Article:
Aging of the immune system: Focus on inflammation and vaccination

Eur J Immunol. 2016 Oct;46(10):2286-2301. doi: 10.1002/eji.201546178.


Major advances in preventing, delaying, or curing individual pathologies are responsible for an increasingly long life span in the developed parts of our planet, and indeed reaching eight to nine decades of life is nowadays extremely frequent. However, medical and sanitary advances have not prevented or delayed the underlying cause of the disparate pathologies occurring in the elderly: aging itself. The identification of the basis of the aging processes that drives the multiple pathologies and loss of function typical of older individuals is a major challenge in current aging research. Among the possible causes, an impairment of the immune system plays a major role, and indeed numerous studies have described immunological changes which occur with age. Far from the intention of being exhaustive, this review will focus on recent advances and views on the role that modifications of cell signalling and remodelling of the immune response play during human aging and longevity, paying particular attention to phenomena which are linked to the so called inflammaging process, such as dysregulation of innate immunity, altered T-cell or B-cell maturation and differentiation, as well as to the implications of immune aging for vaccination strategies in the elderly.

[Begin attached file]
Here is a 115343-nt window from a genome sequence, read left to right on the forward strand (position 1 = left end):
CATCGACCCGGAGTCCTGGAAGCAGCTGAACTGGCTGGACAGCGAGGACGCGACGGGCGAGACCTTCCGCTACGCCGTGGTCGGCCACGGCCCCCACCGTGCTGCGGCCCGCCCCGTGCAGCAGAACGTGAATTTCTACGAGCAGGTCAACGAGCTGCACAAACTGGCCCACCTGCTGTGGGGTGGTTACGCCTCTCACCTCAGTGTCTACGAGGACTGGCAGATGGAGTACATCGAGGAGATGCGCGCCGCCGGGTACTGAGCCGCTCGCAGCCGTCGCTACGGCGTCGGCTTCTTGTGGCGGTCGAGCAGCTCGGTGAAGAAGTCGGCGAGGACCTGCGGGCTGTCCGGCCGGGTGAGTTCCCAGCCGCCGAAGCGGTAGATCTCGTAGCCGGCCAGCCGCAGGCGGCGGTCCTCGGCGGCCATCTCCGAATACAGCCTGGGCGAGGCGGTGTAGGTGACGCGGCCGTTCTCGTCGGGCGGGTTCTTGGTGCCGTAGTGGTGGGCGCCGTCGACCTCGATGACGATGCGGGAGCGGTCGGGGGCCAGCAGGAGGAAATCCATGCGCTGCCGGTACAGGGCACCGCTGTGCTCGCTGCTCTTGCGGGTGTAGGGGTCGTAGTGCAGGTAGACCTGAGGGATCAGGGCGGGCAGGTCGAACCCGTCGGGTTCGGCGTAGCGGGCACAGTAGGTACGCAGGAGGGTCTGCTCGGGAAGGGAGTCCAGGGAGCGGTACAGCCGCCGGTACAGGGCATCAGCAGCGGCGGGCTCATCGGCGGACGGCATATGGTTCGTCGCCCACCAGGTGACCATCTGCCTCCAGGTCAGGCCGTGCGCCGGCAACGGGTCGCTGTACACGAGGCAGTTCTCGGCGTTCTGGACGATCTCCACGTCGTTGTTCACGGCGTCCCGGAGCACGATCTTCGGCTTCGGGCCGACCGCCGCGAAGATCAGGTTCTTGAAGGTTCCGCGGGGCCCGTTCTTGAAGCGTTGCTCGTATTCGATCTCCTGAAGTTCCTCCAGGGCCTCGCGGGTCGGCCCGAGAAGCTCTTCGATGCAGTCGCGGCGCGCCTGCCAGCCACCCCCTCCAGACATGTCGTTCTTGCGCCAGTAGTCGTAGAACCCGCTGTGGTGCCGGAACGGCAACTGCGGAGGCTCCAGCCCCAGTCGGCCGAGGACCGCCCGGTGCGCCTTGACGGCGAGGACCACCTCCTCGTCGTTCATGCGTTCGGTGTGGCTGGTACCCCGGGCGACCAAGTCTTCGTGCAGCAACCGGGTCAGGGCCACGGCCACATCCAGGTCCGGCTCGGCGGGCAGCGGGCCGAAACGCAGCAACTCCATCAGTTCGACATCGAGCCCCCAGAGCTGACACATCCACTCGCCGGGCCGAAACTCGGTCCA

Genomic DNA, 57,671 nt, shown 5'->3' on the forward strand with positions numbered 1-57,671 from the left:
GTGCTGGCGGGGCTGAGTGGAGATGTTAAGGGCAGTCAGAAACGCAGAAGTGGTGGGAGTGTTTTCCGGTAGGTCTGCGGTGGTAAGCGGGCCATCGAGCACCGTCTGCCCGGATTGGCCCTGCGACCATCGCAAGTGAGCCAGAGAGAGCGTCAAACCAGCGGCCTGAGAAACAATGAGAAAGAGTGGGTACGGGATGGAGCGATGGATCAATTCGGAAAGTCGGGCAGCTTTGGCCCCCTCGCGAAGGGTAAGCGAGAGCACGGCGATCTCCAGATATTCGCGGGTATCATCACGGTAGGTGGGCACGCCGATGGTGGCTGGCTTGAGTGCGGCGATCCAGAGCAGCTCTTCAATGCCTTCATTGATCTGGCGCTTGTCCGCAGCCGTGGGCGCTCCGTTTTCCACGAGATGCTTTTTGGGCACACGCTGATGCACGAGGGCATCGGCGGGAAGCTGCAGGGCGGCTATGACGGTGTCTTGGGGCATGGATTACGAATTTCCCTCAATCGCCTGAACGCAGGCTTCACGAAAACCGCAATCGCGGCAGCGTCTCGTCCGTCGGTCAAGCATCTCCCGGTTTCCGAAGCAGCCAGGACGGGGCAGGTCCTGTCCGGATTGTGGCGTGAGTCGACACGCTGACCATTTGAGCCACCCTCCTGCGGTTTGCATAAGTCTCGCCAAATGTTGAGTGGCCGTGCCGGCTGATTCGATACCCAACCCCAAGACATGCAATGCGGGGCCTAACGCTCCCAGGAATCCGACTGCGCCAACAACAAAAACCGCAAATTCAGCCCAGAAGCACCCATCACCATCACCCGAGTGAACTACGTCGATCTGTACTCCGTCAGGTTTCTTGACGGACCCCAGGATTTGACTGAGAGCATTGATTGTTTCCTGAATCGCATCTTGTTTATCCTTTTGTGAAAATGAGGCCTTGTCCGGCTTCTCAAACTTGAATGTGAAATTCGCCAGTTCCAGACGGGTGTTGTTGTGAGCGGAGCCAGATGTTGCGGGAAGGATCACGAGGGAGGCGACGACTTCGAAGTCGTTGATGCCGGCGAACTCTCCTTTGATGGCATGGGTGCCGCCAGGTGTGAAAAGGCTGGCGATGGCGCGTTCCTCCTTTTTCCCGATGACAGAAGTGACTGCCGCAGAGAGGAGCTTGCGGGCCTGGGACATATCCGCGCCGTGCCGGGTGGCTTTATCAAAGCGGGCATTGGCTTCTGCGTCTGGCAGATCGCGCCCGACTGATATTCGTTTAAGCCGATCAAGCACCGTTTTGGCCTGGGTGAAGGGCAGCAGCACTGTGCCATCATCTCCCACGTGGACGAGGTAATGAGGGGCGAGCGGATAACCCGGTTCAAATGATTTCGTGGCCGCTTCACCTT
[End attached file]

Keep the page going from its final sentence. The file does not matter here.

Keywords: Aging; B lymphocytes; Longevity; NK cells; Signaling; T lymphocytes; Vaccine.

Publication types

  • Review
  • Research Support, N.I.H., Extramural
  • Research Support, Non-U.S. Gov't

MeSH terms

  • Aged
  • Aging*
  • Animals
  • B-Lymphocytes / immunology*
  • Humans
  • Immune System*
  • Immunity, Cellular
  • Immunity, Innate
  • Inflammation*
  • Longevity
  • T-Lymphocytes / immunology*
  • Vaccination